5 Reasons to Design

Live plants are significant home accessories — and — occasionally they are even able to become key design components by themselves. The next time you find an unused corner or vacant shelf in your house, consider earning a plant to fill out the space. Five reasons :

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Plants can function as functional design components. Many homes in today’s suburban areas have great rooms. When most homeowners love the idea of a fantastic room, it may also be a curse; it is hard to understand where one functional space ends and the next one begins. Large indoor shrubs or trees are the best solution. Use them as room dividers or to flank an area to produce a more limited passing.

By using a plant with this purpose you infuse life to the space and avoid making the divider feel too thick. If you are daring, put a potted tree in the middle of large open area to make a gentle room divider. The absolute size and shape of the potted tree adds a real punch to the interior.

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Plants soften architectural components. Natural materials supply textures that are hard to recreate. Sometimes there is absolutely no substitute for the real thing. This structured planting of reeds has an important role in softening the stone wall and wood columns. This concept may be used around large windows or on either side of front door. Wherever the place, the softness of the planting keeps the hard surfaces from overpowering the distance and making it feel cold.

Plants fill out a corner with lifetime. Portland designer Garrison Hullinger is a dear friend of mine and is excellent at using plants in his insides. For those corners in your house that don’t seem right for a piece of furniture, consider a large plant to fill out the space. By placing this plant in the corner behind the seat, the room feels intimate without being crowded by additional furniture. This sort of arrangement works great when the place is out of high-traffic places.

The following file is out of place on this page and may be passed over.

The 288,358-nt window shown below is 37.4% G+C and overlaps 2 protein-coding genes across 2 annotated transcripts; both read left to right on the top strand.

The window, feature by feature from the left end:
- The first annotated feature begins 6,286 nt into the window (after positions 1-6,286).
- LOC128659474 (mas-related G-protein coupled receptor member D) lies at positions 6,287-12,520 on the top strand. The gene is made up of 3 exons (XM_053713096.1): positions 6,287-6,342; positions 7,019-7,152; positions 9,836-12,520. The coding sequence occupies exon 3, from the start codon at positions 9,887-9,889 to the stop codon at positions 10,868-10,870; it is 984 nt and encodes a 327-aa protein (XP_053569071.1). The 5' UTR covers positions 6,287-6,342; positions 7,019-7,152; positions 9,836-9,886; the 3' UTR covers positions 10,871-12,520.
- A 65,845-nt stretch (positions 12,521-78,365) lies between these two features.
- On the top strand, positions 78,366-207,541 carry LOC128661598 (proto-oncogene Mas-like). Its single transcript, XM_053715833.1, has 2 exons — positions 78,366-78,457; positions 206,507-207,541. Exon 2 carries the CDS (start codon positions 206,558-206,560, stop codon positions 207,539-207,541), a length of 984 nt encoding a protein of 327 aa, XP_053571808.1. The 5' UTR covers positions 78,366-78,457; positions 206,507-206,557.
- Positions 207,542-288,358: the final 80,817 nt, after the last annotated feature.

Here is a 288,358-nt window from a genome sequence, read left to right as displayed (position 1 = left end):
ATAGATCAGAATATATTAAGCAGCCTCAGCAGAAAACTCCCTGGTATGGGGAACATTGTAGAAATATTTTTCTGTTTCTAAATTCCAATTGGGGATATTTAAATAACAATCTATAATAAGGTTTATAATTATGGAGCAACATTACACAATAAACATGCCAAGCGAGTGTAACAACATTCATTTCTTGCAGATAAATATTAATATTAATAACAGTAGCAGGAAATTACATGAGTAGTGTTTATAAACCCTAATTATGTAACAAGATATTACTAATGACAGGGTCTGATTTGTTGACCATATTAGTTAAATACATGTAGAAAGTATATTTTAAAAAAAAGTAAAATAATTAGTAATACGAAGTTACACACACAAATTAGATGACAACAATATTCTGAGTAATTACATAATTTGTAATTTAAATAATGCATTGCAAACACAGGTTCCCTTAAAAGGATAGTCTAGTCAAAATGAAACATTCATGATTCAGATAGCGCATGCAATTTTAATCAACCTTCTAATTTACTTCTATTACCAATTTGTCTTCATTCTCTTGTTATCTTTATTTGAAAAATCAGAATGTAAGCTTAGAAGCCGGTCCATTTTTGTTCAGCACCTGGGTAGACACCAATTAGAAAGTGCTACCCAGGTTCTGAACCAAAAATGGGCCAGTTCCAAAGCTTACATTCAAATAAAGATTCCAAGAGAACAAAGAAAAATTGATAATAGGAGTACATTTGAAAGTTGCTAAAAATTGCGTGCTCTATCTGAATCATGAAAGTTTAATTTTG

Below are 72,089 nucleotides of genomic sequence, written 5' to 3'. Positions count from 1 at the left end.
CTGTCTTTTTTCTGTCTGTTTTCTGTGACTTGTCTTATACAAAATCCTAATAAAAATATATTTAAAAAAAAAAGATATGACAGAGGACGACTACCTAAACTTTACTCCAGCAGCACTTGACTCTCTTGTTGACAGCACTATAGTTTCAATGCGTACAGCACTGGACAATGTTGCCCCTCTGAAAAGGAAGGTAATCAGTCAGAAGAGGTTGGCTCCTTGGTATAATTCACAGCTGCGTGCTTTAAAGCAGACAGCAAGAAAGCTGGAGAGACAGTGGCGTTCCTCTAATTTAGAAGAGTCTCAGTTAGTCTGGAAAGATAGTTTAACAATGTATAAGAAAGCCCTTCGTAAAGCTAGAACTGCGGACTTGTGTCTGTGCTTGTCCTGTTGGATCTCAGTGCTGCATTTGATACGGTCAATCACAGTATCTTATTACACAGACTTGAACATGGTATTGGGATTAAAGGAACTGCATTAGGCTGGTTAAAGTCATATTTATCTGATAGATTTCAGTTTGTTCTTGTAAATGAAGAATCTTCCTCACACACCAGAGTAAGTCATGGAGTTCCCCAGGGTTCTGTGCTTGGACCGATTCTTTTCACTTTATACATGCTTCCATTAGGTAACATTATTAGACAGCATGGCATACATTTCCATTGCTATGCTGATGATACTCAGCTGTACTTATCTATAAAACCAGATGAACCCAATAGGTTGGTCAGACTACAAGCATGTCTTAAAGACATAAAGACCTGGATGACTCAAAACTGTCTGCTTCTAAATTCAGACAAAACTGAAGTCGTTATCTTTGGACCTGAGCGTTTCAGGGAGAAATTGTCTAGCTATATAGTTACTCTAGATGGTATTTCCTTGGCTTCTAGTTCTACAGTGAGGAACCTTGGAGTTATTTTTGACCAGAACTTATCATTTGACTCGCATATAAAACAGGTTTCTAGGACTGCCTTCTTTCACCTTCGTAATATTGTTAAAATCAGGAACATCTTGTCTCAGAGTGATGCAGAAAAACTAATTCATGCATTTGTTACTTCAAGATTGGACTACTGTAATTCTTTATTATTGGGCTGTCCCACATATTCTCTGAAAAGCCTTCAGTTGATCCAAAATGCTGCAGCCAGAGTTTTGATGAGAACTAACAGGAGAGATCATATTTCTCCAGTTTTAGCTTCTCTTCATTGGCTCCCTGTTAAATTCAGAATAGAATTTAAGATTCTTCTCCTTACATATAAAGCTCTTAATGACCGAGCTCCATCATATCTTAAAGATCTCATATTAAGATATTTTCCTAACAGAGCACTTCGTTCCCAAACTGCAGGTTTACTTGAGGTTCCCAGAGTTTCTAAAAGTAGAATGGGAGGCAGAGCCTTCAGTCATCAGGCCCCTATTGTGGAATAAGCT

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Plants may balance out your design. The ideal plant in the wrong place will throw away the look and feel of an entire room. It may be too little in a bigger space, or just have too much quantity and overwhelm nearby design components. When selecting a large houseplant, consider quantity as well as overall width and height. A really full tree before a window may block an excessive amount of natural light. And you don’t want to need to brush aside fronds from a nearby plant to continue a dialogue with your buddies.

By taking height, width and quantity into consideration, you are going to pick a plant which fills the space perfectly. For instance, this tall, complete tree is used to balance out the traditional writing desk and accessories on the opposing side of the fireplace. Proportion isn’t always about items the same dimensions; it is about slimming down.


The planter is another opportunity for layout. A paint-dipped pot makes a statement beside your Eames rocker. Any other pot would have just vanished.

Accessibility to well-designed planters is much easier today than it had been years ago. There are probably several garden stores or other design tools in your city which have a broad choice of intriguing planters to grow your overall layout.

Consider placing colored figurines to work with your color story, or metal figurines to get a more industrial feel. Also, with all the improvement in resin technologies, there are now plenty of planters that seem like stone at tenth of the weight.

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